Sanaa: A UN-brokered cease-fire was mostly holding across war-torn Yemen today except in the besieged city of Taiz where shelling killed at least one person and wounded five, according to residents.
There were also sporadic exchanges of gunfire in other parts of the country after the truce between the Saudi-led coalition, which backs Yemen's internationally recognised government, and the Shiite rebels known as Houthis went into effect yesterday.
The truce is meant build confidence between Yemen's warring sides ahead of the UN-sponsored peace talks scheduled to take place in Kuwait on April 18.
Residents of Taiz, which has been besieged by the rebels for over a year, are blaming the Houthis for the overnight random shelling that killed one civilian and wounded four.
In the capital, Sanaa, which has been under the Houthis' control since September 2014, the coalition largely ceased its airstrikes. But in the district of Naham, on the fringes of Sanaa province, fighting continued overnight between armed men backing the government and the Houthis, according to residents there.
Both in Taiz and in Naham, the residents spoke on condition of anonymity, fearing for their safety.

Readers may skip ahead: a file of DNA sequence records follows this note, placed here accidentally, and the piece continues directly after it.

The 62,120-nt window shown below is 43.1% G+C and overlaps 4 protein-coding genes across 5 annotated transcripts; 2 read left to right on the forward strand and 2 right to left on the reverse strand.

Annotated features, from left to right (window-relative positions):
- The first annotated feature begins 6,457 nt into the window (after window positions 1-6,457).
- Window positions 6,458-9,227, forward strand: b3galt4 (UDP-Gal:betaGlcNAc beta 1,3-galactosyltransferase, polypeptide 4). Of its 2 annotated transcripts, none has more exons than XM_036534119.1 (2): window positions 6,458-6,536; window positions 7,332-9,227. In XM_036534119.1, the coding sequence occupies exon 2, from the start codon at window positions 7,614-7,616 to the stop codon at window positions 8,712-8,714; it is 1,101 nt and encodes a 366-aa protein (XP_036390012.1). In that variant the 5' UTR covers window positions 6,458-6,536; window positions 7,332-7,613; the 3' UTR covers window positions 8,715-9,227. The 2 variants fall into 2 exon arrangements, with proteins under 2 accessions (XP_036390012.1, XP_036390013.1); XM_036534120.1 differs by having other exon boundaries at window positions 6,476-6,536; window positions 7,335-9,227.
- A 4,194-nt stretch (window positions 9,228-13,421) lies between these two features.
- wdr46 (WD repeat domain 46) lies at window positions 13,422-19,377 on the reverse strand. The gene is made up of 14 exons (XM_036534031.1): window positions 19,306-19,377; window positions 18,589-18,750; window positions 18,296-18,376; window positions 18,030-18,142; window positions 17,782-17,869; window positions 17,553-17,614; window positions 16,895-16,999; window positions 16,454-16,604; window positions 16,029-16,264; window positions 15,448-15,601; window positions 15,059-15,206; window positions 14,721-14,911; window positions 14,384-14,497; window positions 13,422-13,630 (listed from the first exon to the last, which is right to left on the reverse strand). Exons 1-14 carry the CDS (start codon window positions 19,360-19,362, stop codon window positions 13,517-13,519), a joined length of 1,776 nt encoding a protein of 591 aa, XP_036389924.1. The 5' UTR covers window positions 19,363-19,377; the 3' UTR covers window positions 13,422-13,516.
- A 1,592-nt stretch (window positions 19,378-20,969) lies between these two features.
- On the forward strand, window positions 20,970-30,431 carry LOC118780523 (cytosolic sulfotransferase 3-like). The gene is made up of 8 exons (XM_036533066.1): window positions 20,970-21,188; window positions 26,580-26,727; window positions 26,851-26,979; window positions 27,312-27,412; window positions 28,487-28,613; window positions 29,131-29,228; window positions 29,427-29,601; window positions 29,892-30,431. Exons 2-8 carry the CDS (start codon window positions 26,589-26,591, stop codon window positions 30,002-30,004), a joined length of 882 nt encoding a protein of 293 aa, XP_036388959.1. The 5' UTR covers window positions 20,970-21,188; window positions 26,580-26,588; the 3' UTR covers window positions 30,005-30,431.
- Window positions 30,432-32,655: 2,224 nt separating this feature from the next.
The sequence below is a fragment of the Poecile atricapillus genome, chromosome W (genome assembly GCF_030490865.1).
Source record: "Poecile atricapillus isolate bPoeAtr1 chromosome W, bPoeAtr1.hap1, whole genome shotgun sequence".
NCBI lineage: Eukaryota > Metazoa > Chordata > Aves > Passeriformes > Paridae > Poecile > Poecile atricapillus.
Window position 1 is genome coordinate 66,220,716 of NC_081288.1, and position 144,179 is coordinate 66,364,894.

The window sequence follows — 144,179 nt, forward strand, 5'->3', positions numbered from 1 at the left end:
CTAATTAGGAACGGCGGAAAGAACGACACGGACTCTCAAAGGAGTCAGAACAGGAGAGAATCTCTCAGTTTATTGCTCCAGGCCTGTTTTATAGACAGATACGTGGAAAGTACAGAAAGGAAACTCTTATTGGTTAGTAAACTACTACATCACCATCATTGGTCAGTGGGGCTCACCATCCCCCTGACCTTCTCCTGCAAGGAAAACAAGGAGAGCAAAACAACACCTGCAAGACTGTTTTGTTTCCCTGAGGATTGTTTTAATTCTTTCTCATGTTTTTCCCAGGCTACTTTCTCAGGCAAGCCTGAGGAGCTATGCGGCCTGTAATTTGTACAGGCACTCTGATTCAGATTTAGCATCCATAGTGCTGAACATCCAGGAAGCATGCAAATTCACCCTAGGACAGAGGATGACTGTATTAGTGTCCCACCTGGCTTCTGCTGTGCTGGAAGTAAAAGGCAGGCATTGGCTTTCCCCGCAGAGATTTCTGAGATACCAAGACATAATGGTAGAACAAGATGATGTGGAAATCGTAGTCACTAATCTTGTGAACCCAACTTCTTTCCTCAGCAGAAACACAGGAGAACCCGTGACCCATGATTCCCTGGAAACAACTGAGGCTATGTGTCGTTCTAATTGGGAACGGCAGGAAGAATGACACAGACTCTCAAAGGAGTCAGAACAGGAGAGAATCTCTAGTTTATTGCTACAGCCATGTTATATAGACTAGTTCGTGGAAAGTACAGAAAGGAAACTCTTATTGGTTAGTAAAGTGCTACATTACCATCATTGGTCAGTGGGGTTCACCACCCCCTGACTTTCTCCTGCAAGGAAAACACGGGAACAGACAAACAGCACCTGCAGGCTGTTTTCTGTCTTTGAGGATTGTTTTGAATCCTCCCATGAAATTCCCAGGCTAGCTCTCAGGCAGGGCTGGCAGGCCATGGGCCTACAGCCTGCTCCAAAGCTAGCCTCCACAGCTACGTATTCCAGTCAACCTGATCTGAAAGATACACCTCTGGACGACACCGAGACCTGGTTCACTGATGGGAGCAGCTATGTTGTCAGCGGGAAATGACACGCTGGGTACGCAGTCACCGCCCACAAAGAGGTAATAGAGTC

The Saudi-led coalition has said it will commit to the open-ended cease-fire and halt its yearlong air campaign against the rebels. Earlier, the alliance's spokesman, Brig Gen Ahmed al-Asiri, told The Associated Press that the coalition's commitment to the truce will depend on the extent the Houthis abide by the Security Council resolution stipulating the rebels pull their forces from the cities and hand over heavy weapons to the government.
The coalition, comprised of mostly Arab countries, launched its campaign against the Houthis in March 2015, several months after the rebels overran Sanaa and forced the internationally-backed government into exile.
Since then, more than 9,000 people have been killed in Yemen's civil war, including more than 3,000 civilians, according to the United Nations. The fighting has also displaced 2.4 million people.
Meanwhile, the UN Children's agency warned that the children of Yemen are bearing the brunt of the conflict.
UNICEF said in a statement that at least 900 children have been killed a seven-fold increase, compared to the number of fatalities among children in 2014.
The agency also said that child recruitment increased five times, and that the "disruption in the delivery of basic services has deprived thousands of children of their fundamental rights to education and health."
"The incidents that the United Nations was able to verify represent the tip of the iceberg," the agency said.